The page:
Also on July 19, the US CDC raised its UK Risk Assessment Level for COVID-19 to “Level 4: COVID-19 Very High,” prompting the US Department of State to raise its travel advisory level for the UK from “Level 3: Reconsider Travel” to “Level 4: Do Not Travel.” Notably, though the travel advisory is for the whole of the UK, the lifting of restrictions only impacts England, as Scotland, Wales, and Northern Ireland continue to make their own policies on COVID-19 restrictions.

FRANCE VACCINATIONS In an effort to control the surging Delta variant (B.1.617.2), French President Emmanuel Macron announced that proof of SARS-CoV-2 vaccination or a recent negative COVID-19 test must soon be provided to enter certain public venues or transportation. Beginning in August, a “green pass” will be required for anyone over the age of 12 to enter a cinema, theater, museum, theme park, or cultural center, and anyone entering venues like cafés, restaurants, shopping centers, or public transit must show the pass. Additionally, vaccination will be mandatory for anyone working in healthcare facilities and retirement homes, or assisting with elderly or other vulnerable people. Those employers and employees who do not comply could face sanctions or fines. The digital vaccine green pass will serve as a certification of vaccination and regulate entry to venues via a QR code specific to each person.

France has fully vaccinated 40% of its population, and the new restrictions on the unvaccinated are spurring people to get vaccinated. Immediately following Macron’s announcement, online French medical platform Doctolib received a record of more than 900,000 visits as people rushed to book their first vaccine dose. However, opponents of the requirement have taken to the streets in protest, citing government overreach. Several vaccination sites were vandalized over the weekend. Although polls suggest two-thirds of the population support the new measures, some claim the pass is too ambitious, may not clear institutional hurdles, and will infringe on personal freedoms. Health officials continue to fine tune the details of the health pass, and parliament is set to vote on the legislation.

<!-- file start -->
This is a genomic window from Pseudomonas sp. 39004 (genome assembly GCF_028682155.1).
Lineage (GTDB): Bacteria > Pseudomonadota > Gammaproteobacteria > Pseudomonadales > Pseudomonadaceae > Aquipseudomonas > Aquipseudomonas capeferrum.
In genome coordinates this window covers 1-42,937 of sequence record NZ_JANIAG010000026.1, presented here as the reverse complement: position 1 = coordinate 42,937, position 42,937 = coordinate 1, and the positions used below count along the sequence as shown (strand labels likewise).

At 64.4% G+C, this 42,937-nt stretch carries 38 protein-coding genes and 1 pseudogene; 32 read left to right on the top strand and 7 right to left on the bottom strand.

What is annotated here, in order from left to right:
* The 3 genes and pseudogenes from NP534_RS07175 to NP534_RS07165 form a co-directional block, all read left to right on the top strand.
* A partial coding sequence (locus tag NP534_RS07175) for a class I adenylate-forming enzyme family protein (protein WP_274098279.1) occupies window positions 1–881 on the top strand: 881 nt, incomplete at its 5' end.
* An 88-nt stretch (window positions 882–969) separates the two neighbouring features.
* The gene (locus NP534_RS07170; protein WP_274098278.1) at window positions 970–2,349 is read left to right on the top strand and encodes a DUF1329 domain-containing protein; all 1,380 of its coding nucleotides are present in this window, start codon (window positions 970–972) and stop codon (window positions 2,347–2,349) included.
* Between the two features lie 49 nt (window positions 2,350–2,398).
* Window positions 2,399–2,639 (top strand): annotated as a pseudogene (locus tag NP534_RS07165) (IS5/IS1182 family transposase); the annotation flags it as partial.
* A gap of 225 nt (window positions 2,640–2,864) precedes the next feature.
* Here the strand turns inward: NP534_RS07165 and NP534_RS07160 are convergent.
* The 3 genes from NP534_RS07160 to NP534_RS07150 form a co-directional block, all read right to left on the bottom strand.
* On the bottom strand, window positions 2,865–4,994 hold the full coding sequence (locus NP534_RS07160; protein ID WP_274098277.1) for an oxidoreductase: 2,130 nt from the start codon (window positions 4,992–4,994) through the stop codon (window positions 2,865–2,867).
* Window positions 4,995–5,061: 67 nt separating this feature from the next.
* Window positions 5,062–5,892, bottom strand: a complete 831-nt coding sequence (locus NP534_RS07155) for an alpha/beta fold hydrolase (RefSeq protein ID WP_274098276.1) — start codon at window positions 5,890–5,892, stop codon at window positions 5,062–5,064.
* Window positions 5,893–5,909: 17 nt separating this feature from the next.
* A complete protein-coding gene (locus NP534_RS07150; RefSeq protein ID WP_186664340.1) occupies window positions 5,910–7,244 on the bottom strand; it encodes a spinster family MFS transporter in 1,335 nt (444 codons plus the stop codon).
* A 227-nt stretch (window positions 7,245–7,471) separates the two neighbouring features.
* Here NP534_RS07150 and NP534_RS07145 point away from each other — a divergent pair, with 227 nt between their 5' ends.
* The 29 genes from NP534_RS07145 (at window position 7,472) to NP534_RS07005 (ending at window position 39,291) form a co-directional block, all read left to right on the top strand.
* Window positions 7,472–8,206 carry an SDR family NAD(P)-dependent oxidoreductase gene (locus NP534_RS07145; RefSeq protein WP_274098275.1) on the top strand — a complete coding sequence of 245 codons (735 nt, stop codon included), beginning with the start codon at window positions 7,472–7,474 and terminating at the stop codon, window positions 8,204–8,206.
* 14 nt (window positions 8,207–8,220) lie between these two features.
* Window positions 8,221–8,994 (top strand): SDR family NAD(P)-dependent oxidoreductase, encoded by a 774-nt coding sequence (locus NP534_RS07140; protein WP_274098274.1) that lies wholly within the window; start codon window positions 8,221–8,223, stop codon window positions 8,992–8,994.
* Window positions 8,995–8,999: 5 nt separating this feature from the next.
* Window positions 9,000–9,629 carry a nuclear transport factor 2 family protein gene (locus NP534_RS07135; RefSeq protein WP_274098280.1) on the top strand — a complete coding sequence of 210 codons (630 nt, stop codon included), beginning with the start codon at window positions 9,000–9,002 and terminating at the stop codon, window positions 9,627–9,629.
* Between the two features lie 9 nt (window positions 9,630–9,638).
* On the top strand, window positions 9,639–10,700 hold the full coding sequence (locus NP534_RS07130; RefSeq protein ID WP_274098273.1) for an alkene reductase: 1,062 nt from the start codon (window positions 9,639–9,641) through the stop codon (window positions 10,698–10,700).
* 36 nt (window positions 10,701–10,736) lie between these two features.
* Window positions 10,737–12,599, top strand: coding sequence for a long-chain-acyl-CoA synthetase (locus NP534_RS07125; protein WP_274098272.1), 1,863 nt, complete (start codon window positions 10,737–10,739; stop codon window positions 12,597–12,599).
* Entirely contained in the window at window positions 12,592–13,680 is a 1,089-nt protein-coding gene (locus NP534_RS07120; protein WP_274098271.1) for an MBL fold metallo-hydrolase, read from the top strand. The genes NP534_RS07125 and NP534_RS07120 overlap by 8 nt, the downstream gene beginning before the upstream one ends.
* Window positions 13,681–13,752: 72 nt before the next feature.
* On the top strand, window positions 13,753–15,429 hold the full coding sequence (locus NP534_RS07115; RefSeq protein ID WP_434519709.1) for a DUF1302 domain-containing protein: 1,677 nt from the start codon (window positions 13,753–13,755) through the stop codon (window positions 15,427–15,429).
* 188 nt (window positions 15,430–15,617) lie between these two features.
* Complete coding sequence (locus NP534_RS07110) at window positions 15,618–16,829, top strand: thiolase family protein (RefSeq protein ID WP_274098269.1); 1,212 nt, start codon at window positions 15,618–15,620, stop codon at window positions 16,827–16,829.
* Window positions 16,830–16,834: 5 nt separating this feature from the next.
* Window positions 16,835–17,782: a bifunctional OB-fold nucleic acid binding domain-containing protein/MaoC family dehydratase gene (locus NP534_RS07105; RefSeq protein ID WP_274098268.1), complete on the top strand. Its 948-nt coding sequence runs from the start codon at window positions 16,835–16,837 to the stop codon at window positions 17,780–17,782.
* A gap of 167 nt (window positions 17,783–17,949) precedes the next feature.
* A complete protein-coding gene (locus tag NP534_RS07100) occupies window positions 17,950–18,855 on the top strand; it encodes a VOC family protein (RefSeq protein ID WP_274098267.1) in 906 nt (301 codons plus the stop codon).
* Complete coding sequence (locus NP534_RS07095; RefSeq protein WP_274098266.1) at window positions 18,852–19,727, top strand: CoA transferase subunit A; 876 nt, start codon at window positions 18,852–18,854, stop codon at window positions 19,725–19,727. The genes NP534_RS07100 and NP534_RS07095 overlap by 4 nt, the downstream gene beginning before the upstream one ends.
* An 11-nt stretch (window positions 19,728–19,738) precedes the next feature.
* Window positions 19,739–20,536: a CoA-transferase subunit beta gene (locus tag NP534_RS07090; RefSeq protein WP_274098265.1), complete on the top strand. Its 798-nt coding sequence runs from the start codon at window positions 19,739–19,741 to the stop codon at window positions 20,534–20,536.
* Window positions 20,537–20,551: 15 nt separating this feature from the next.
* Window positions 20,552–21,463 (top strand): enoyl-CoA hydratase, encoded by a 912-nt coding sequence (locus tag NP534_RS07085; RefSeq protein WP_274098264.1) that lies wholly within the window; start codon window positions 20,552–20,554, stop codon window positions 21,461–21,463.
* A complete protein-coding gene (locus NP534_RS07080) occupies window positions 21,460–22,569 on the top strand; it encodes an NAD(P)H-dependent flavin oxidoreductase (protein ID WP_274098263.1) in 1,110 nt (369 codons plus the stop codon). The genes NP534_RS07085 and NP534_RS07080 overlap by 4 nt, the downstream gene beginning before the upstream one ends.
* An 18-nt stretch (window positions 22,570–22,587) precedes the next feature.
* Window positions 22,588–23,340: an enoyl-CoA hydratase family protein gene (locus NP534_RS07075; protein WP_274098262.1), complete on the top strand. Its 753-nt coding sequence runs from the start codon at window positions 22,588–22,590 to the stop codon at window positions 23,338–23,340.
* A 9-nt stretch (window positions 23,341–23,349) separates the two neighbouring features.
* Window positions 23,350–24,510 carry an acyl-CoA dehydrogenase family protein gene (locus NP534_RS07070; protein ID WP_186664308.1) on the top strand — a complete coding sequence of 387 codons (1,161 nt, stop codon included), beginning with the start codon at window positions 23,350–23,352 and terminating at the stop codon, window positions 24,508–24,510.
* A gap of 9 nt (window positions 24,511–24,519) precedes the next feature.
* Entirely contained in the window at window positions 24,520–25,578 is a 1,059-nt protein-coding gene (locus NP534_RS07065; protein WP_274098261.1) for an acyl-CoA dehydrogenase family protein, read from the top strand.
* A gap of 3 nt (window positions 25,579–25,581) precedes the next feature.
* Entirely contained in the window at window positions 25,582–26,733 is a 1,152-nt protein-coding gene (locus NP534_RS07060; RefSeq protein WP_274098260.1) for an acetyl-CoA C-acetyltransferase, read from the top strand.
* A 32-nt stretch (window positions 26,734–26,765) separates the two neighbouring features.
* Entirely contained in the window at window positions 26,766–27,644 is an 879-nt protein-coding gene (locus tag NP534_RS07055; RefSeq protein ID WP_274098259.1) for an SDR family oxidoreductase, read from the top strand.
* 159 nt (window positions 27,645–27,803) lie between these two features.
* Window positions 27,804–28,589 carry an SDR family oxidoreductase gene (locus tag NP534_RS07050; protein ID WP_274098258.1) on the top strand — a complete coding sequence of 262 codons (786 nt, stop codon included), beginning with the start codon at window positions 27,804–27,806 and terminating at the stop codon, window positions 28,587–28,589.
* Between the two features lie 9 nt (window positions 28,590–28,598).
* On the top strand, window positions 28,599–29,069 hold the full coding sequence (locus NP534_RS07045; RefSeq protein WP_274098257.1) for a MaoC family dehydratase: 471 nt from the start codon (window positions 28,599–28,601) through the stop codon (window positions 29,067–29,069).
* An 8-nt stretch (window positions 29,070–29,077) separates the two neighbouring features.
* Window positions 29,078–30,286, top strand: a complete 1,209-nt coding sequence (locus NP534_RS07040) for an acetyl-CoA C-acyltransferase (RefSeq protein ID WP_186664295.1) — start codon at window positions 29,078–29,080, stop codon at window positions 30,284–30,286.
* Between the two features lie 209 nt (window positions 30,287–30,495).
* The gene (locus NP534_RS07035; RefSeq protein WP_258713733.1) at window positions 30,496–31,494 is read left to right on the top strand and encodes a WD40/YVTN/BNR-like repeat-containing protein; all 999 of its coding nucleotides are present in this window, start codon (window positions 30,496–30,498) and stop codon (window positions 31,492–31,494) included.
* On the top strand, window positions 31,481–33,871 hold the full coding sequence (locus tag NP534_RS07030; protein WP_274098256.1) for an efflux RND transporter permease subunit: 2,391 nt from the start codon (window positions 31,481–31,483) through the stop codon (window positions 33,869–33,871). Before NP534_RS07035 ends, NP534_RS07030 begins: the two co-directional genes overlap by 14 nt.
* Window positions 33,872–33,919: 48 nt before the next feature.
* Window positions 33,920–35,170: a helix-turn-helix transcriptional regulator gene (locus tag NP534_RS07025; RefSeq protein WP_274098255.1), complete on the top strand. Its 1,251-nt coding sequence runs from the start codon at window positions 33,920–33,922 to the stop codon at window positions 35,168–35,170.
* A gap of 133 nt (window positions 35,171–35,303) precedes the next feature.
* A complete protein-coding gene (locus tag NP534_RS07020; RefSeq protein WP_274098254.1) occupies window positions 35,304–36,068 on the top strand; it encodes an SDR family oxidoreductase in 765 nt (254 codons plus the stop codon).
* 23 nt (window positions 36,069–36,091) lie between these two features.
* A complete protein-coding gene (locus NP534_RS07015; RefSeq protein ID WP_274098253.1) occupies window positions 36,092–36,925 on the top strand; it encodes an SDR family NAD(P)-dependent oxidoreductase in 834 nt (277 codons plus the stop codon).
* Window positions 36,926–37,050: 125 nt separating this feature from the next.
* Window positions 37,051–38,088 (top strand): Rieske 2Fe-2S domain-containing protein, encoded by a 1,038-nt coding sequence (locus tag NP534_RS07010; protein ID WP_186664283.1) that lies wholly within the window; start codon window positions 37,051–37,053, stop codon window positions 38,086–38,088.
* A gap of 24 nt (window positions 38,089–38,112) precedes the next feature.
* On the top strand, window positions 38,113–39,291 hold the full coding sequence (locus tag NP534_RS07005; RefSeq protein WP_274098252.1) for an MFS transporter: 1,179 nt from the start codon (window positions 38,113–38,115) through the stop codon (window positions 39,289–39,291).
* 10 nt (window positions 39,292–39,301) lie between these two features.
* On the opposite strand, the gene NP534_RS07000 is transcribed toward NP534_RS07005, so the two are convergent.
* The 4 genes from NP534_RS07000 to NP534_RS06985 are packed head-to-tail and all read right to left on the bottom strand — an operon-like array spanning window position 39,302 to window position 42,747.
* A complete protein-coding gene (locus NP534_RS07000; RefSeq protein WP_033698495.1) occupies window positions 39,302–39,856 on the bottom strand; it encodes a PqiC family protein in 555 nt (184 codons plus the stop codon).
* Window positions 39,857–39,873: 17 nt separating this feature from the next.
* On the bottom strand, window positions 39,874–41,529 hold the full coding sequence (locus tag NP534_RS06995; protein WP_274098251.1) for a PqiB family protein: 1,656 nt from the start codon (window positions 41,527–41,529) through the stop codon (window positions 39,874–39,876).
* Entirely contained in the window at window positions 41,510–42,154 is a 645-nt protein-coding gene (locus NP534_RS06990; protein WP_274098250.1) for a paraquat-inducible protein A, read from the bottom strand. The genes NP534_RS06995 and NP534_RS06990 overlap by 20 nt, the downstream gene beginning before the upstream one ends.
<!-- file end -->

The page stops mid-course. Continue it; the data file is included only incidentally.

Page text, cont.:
OLYMPIC ATHLETES COVID-19 CASES With only days to go before the start of the 2020 Summer Olympic Games in Tokyo, Japan, reports of COVID-19 cases among Olympic athletes and other residents of the Olympic Village are clouding the already delayed event. Olympic organizers said at least 71 people have tested positive, including athletes, team officials, volunteers, contractors, and a “games-concerned personnel.” Two athletes and a video analyst with the South African soccer team tested positive in the Olympic Village despite receiving 2 negative tests within 4 days of traveling to Tokyo. Eight members of the UK delegation are in isolation after exposure to SARS-CoV-2 from an infected individual on their flight to Japan. At least 2 members of the US delegation are in isolation after an alternate for the US Women’s Gymnastics Team tested positive. Additionally, US tennis star Cori “Coco” Gauff on July 18 announced she will not compete in the Olympics after testing positive. Despite unprecedented measures to control COVID-19 during the Olympics, including daily testing and required masking when not training, competing, eating, or sleeping, the growing number of cases is raising questions over how well outbreaks can be controlled. At a press conference today, the head of the 2020 Tokyo Olympics organizing committee did not rule out a last-minute cancellation of the event.